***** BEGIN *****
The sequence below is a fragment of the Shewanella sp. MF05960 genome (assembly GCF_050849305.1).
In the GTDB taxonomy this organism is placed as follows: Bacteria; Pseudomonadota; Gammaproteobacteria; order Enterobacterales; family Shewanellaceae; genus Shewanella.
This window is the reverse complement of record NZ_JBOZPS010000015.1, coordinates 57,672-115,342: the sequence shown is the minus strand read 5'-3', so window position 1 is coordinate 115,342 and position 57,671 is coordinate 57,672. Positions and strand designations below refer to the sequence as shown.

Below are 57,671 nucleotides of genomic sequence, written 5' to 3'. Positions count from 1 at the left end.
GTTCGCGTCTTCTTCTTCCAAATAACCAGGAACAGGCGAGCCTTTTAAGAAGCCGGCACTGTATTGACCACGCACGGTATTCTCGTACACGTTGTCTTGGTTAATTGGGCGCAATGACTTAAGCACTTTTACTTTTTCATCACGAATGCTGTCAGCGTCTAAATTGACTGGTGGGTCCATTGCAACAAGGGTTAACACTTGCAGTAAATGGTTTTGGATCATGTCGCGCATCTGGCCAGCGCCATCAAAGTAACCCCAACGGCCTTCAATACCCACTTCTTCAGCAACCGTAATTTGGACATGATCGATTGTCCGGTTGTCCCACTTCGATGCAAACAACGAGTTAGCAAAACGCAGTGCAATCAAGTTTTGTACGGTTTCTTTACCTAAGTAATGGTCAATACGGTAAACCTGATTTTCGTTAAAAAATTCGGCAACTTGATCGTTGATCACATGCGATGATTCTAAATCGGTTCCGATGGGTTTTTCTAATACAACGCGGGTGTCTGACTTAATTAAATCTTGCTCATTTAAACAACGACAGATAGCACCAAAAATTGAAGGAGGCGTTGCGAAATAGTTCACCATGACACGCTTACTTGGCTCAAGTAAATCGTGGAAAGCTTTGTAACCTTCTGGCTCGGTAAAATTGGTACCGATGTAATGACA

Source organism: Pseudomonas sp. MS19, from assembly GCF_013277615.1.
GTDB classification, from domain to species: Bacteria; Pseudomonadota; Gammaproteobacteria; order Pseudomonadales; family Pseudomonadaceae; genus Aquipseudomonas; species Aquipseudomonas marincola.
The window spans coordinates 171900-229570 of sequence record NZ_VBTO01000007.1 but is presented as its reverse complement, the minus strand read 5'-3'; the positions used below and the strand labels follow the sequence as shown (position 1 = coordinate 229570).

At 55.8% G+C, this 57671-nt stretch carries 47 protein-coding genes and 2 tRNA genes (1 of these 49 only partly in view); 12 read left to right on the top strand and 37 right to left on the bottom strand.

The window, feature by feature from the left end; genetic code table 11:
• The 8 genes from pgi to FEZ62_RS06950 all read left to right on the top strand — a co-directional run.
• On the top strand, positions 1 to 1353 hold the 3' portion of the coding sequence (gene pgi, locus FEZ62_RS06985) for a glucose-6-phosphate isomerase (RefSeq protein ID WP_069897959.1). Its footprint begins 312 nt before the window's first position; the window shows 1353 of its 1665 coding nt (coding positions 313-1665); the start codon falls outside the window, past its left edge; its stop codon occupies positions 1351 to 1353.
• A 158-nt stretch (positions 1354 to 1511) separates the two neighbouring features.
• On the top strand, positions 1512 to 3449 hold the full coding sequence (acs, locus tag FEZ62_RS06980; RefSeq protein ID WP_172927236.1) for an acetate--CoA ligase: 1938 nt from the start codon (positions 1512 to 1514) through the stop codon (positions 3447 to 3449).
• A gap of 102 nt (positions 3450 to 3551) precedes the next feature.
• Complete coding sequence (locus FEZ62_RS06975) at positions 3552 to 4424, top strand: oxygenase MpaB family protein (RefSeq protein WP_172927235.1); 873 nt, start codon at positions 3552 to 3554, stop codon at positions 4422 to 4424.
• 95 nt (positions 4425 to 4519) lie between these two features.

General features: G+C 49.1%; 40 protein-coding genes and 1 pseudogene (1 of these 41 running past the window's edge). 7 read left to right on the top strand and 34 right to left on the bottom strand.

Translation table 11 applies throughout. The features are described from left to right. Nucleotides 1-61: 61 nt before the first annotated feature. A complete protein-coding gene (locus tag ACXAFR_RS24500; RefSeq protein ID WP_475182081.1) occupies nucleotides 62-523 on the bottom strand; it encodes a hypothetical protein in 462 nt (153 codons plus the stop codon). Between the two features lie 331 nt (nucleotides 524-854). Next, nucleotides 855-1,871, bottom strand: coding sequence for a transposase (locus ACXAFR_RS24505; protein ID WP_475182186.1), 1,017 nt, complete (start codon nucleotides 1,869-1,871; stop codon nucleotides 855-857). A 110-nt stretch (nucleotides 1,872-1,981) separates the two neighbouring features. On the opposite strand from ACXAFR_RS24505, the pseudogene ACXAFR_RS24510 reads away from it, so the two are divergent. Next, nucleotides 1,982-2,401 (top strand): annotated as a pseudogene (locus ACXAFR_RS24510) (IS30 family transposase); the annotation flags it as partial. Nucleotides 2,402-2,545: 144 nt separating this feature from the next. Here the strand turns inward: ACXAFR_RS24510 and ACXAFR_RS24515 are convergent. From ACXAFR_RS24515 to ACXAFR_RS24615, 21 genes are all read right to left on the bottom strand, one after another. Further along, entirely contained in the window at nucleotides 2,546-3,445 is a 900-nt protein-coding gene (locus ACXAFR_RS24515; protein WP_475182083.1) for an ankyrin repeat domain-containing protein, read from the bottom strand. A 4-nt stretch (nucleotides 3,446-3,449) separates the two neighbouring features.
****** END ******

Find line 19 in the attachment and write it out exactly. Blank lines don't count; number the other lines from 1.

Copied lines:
Translation table 11 applies throughout. The features are described from left to right. Nucleotides 1-61: 61 nt before the first annotated feature. A complete protein-coding gene (locus tag ACXAFR_RS24500; RefSeq protein ID WP_475182081.1) occupies nucleotides 62-523 on the bottom strand; it encodes a hypothetical protein in 462 nt (153 codons plus the stop codon). Between the two features lie 331 nt (nucleotides 524-854). Next, nucleotides 855-1,871, bottom strand: coding sequence for a transposase (locus ACXAFR_RS24505; protein ID WP_475182186.1), 1,017 nt, complete (start codon nucleotides 1,869-1,871; stop codon nucleotides 855-857). A 110-nt stretch (nucleotides 1,872-1,981) separates the two neighbouring features. On the opposite strand from ACXAFR_RS24505, the pseudogene ACXAFR_RS24510 reads away from it, so the two are divergent. Next, nucleotides 1,982-2,401 (top strand): annotated as a pseudogene (locus ACXAFR_RS24510) (IS30 family transposase); the annotation flags it as partial. Nucleotides 2,402-2,545: 144 nt separating this feature from the next. Here the strand turns inward: ACXAFR_RS24510 and ACXAFR_RS24515 are convergent. From ACXAFR_RS24515 to ACXAFR_RS24615, 21 genes are all read right to left on the bottom strand, one after another. Further along, entirely contained in the window at nucleotides 2,546-3,445 is a 900-nt protein-coding gene (locus ACXAFR_RS24515; protein WP_475182083.1) for an ankyrin repeat domain-containing protein, read from the bottom strand. A 4-nt stretch (nucleotides 3,446-3,449) separates the two neighbouring features.